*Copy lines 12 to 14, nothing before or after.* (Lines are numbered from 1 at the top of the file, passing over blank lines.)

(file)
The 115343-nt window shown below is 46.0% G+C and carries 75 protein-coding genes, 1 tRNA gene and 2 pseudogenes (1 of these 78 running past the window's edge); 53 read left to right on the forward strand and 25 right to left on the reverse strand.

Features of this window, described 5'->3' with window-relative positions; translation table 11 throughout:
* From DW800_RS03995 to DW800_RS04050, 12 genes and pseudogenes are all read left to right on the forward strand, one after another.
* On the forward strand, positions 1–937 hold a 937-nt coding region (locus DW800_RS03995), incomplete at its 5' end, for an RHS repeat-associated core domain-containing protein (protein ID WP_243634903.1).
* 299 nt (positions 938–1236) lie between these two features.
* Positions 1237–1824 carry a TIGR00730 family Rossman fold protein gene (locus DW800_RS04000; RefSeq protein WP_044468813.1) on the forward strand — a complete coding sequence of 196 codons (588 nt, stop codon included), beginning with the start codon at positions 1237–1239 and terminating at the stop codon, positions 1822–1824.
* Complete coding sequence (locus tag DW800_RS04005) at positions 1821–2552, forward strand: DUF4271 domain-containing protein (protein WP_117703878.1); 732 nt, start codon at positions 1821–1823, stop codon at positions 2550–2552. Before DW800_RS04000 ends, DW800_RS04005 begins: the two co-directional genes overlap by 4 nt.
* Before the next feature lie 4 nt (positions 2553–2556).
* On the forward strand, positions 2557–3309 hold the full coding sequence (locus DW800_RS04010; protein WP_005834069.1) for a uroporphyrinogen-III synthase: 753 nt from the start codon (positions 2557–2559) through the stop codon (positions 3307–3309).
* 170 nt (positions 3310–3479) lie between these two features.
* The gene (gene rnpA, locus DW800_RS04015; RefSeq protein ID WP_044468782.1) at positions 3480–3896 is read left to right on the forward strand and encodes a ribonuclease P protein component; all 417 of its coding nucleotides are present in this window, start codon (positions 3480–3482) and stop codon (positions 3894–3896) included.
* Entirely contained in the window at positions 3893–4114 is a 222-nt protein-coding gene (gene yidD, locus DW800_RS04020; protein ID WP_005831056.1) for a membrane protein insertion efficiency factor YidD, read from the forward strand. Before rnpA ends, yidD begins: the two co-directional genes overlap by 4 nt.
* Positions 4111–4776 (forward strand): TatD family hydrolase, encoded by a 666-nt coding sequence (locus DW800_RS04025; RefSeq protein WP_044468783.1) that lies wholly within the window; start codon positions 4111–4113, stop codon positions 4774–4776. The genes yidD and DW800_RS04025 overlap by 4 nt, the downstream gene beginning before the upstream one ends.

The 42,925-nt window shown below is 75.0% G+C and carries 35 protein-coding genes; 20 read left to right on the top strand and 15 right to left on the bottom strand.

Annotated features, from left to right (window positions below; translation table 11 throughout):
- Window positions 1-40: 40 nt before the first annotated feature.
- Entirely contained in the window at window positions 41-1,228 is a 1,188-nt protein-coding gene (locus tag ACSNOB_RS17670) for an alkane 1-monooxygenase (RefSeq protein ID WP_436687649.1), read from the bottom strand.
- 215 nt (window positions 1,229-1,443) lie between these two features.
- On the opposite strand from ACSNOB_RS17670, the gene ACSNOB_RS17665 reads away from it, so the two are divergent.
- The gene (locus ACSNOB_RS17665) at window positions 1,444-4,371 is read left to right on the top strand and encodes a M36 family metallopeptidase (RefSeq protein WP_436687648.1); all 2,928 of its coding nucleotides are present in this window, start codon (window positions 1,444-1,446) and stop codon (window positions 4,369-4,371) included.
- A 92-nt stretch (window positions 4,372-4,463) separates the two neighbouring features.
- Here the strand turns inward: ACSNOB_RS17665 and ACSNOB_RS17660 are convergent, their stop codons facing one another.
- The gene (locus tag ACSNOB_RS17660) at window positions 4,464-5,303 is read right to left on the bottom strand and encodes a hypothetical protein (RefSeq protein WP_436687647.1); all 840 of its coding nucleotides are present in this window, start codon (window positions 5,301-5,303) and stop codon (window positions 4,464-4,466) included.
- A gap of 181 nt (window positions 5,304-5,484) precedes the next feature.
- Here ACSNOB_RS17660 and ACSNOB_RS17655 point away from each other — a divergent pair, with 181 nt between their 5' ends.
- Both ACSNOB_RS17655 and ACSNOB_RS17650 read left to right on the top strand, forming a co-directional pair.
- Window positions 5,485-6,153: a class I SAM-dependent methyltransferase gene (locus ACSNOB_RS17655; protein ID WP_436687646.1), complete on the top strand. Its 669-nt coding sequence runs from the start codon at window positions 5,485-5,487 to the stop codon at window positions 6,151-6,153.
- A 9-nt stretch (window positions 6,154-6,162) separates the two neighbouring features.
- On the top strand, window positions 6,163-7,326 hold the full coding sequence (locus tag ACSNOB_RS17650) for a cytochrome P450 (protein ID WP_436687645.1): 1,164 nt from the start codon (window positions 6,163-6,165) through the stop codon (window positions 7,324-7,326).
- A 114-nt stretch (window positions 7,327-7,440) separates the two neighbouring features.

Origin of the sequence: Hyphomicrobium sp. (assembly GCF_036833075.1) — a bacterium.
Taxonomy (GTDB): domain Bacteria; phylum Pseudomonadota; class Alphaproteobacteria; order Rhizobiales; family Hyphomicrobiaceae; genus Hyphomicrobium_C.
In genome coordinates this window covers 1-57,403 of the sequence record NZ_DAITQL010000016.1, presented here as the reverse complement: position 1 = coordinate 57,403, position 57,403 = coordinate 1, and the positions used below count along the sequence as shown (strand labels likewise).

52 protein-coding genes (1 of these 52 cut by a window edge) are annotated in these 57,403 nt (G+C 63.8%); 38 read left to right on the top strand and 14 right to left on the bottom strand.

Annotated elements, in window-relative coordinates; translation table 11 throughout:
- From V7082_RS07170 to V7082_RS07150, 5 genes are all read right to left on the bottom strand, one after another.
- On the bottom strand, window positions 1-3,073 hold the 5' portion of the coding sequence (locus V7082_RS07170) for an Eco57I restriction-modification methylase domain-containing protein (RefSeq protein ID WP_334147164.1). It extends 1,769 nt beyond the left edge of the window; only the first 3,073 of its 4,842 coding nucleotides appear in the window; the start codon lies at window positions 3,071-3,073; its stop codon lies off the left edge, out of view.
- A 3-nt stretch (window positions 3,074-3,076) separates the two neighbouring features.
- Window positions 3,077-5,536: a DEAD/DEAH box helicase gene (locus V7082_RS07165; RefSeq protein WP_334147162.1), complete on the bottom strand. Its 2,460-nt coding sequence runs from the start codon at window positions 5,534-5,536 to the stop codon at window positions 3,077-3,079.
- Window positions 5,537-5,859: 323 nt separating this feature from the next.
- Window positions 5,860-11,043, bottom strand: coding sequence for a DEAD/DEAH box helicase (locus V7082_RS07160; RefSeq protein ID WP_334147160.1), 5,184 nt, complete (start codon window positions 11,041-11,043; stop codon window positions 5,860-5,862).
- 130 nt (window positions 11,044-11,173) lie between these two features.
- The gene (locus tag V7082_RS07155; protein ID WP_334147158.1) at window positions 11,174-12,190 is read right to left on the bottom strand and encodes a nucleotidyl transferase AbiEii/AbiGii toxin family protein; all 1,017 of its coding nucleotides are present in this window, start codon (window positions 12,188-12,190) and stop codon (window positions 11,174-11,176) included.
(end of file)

* Entirely contained in the window at positions 3893–4114 is a 222-nt protein-coding gene (gene yidD, locus DW800_RS04020; protein ID WP_005831056.1) for a membrane protein insertion efficiency factor YidD, read from the forward strand. Before rnpA ends, yidD begins: the two co-directional genes overlap by 4 nt.
* Positions 4111–4776 (forward strand): TatD family hydrolase, encoded by a 666-nt coding sequence (locus DW800_RS04025; RefSeq protein WP_044468783.1) that lies wholly within the window; start codon positions 4111–4113, stop codon positions 4774–4776. The genes yidD and DW800_RS04025 overlap by 4 nt, the downstream gene beginning before the upstream one ends.

The 42,925-nt window shown below is 75.0% G+C and carries 35 protein-coding genes; 20 read left to right on the top strand and 15 right to left on the bottom strand.